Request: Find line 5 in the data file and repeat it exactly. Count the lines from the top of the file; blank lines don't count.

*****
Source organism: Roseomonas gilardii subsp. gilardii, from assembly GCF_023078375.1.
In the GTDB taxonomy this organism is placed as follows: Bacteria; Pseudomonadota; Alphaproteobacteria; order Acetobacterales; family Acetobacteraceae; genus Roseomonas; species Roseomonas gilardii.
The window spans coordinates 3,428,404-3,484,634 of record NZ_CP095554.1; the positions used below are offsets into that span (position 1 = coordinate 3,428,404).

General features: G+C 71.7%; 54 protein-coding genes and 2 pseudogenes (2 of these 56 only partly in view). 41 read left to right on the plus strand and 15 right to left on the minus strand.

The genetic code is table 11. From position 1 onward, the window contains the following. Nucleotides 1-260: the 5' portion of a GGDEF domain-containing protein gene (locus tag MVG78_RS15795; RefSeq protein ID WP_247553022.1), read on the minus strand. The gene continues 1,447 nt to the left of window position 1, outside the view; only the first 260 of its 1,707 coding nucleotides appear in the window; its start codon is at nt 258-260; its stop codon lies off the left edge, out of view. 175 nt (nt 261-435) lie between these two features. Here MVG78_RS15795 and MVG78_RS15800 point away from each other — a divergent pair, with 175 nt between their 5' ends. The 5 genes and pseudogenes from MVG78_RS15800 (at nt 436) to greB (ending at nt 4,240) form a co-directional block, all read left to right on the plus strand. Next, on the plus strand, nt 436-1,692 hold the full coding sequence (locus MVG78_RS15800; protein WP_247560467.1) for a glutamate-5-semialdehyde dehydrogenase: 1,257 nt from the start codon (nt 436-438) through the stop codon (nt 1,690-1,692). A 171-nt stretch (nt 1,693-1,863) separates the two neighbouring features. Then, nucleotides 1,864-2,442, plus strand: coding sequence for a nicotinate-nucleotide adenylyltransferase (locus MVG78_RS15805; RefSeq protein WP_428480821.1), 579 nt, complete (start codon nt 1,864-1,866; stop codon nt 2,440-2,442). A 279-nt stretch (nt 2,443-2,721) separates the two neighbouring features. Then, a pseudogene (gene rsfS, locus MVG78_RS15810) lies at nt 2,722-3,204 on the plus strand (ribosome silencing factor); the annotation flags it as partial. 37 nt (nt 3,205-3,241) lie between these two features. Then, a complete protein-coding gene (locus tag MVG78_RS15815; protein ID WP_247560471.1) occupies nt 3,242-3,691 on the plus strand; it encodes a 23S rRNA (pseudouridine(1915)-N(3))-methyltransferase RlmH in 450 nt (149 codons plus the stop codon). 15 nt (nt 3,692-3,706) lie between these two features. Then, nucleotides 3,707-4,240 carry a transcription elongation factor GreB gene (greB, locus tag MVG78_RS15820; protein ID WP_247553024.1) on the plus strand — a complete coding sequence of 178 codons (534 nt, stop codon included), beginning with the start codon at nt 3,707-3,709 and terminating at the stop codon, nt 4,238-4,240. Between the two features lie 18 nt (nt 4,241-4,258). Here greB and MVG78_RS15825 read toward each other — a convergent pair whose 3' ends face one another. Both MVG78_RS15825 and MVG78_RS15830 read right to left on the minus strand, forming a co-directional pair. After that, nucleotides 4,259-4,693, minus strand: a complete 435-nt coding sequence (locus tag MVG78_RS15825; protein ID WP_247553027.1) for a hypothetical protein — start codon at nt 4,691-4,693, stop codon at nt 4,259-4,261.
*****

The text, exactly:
The genetic code is table 11. From position 1 onward, the window contains the following. Nucleotides 1-260: the 5' portion of a GGDEF domain-containing protein gene (locus tag MVG78_RS15795; RefSeq protein ID WP_247553022.1), read on the minus strand. The gene continues 1,447 nt to the left of window position 1, outside the view; only the first 260 of its 1,707 coding nucleotides appear in the window; its start codon is at nt 258-260; its stop codon lies off the left edge, out of view. 175 nt (nt 261-435) lie between these two features. Here MVG78_RS15795 and MVG78_RS15800 point away from each other — a divergent pair, with 175 nt between their 5' ends. The 5 genes and pseudogenes from MVG78_RS15800 (at nt 436) to greB (ending at nt 4,240) form a co-directional block, all read left to right on the plus strand. Next, on the plus strand, nt 436-1,692 hold the full coding sequence (locus MVG78_RS15800; protein WP_247560467.1) for a glutamate-5-semialdehyde dehydrogenase: 1,257 nt from the start codon (nt 436-438) through the stop codon (nt 1,690-1,692). A 171-nt stretch (nt 1,693-1,863) separates the two neighbouring features. Then, nucleotides 1,864-2,442, plus strand: coding sequence for a nicotinate-nucleotide adenylyltransferase (locus MVG78_RS15805; RefSeq protein WP_428480821.1), 579 nt, complete (start codon nt 1,864-1,866; stop codon nt 2,440-2,442). A 279-nt stretch (nt 2,443-2,721) separates the two neighbouring features. Then, a pseudogene (gene rsfS, locus MVG78_RS15810) lies at nt 2,722-3,204 on the plus strand (ribosome silencing factor); the annotation flags it as partial. 37 nt (nt 3,205-3,241) lie between these two features. Then, a complete protein-coding gene (locus tag MVG78_RS15815; protein ID WP_247560471.1) occupies nt 3,242-3,691 on the plus strand; it encodes a 23S rRNA (pseudouridine(1915)-N(3))-methyltransferase RlmH in 450 nt (149 codons plus the stop codon). 15 nt (nt 3,692-3,706) lie between these two features. Then, nucleotides 3,707-4,240 carry a transcription elongation factor GreB gene (greB, locus tag MVG78_RS15820; protein ID WP_247553024.1) on the plus strand — a complete coding sequence of 178 codons (534 nt, stop codon included), beginning with the start codon at nt 3,707-3,709 and terminating at the stop codon, nt 4,238-4,240. Between the two features lie 18 nt (nt 4,241-4,258). Here greB and MVG78_RS15825 read toward each other — a convergent pair whose 3' ends face one another. Both MVG78_RS15825 and MVG78_RS15830 read right to left on the minus strand, forming a co-directional pair. After that, nucleotides 4,259-4,693, minus strand: a complete 435-nt coding sequence (locus tag MVG78_RS15825; protein ID WP_247553027.1) for a hypothetical protein — start codon at nt 4,691-4,693, stop codon at nt 4,259-4,261.